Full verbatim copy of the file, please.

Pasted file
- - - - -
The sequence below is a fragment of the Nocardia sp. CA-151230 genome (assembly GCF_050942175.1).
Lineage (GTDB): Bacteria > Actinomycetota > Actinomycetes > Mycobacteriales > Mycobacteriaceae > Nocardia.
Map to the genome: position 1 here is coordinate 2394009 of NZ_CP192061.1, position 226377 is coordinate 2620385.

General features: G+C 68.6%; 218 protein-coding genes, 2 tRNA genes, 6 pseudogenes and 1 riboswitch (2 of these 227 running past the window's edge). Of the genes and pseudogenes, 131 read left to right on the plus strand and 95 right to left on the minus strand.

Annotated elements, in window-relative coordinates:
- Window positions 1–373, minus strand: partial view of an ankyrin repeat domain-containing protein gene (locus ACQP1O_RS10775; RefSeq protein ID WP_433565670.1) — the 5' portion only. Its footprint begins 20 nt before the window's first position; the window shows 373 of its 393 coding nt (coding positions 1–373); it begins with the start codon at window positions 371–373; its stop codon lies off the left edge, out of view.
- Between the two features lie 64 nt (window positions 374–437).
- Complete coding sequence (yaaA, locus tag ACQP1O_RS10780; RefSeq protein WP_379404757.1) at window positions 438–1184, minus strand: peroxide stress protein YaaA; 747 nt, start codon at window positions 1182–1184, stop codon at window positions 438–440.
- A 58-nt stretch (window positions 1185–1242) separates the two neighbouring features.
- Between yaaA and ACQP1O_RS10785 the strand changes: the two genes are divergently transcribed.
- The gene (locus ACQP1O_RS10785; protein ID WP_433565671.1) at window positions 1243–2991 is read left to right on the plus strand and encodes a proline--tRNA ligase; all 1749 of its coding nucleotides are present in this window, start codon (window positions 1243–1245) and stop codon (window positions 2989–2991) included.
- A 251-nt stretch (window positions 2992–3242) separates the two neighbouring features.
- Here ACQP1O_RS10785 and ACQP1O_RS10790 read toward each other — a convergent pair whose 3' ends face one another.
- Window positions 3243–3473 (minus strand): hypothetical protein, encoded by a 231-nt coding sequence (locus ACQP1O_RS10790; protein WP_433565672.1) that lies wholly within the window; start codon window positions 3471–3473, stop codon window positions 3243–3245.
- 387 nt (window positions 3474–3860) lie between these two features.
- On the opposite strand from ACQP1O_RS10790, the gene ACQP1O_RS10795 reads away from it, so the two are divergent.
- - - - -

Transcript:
The sequence below is a fragment of the Nocardia sp. CA-151230 genome (assembly GCF_050942175.1).
Lineage (GTDB): Bacteria > Actinomycetota > Actinomycetes > Mycobacteriales > Mycobacteriaceae > Nocardia.
Map to the genome: position 1 here is coordinate 2394009 of NZ_CP192061.1, position 226377 is coordinate 2620385.

General features: G+C 68.6%; 218 protein-coding genes, 2 tRNA genes, 6 pseudogenes and 1 riboswitch (2 of these 227 running past the window's edge). Of the genes and pseudogenes, 131 read left to right on the plus strand and 95 right to left on the minus strand.

Annotated elements, in window-relative coordinates:
- Window positions 1–373, minus strand: partial view of an ankyrin repeat domain-containing protein gene (locus ACQP1O_RS10775; RefSeq protein ID WP_433565670.1) — the 5' portion only. Its footprint begins 20 nt before the window's first position; the window shows 373 of its 393 coding nt (coding positions 1–373); it begins with the start codon at window positions 371–373; its stop codon lies off the left edge, out of view.
- Between the two features lie 64 nt (window positions 374–437).
- Complete coding sequence (yaaA, locus tag ACQP1O_RS10780; RefSeq protein WP_379404757.1) at window positions 438–1184, minus strand: peroxide stress protein YaaA; 747 nt, start codon at window positions 1182–1184, stop codon at window positions 438–440.
- A 58-nt stretch (window positions 1185–1242) separates the two neighbouring features.
- Between yaaA and ACQP1O_RS10785 the strand changes: the two genes are divergently transcribed.
- The gene (locus ACQP1O_RS10785; protein ID WP_433565671.1) at window positions 1243–2991 is read left to right on the plus strand and encodes a proline--tRNA ligase; all 1749 of its coding nucleotides are present in this window, start codon (window positions 1243–1245) and stop codon (window positions 2989–2991) included.
- A 251-nt stretch (window positions 2992–3242) separates the two neighbouring features.
- Here ACQP1O_RS10785 and ACQP1O_RS10790 read toward each other — a convergent pair whose 3' ends face one another.
- Window positions 3243–3473 (minus strand): hypothetical protein, encoded by a 231-nt coding sequence (locus ACQP1O_RS10790; protein WP_433565672.1) that lies wholly within the window; start codon window positions 3471–3473, stop codon window positions 3243–3245.
- 387 nt (window positions 3474–3860) lie between these two features.
- On the opposite strand from ACQP1O_RS10790, the gene ACQP1O_RS10795 reads away from it, so the two are divergent.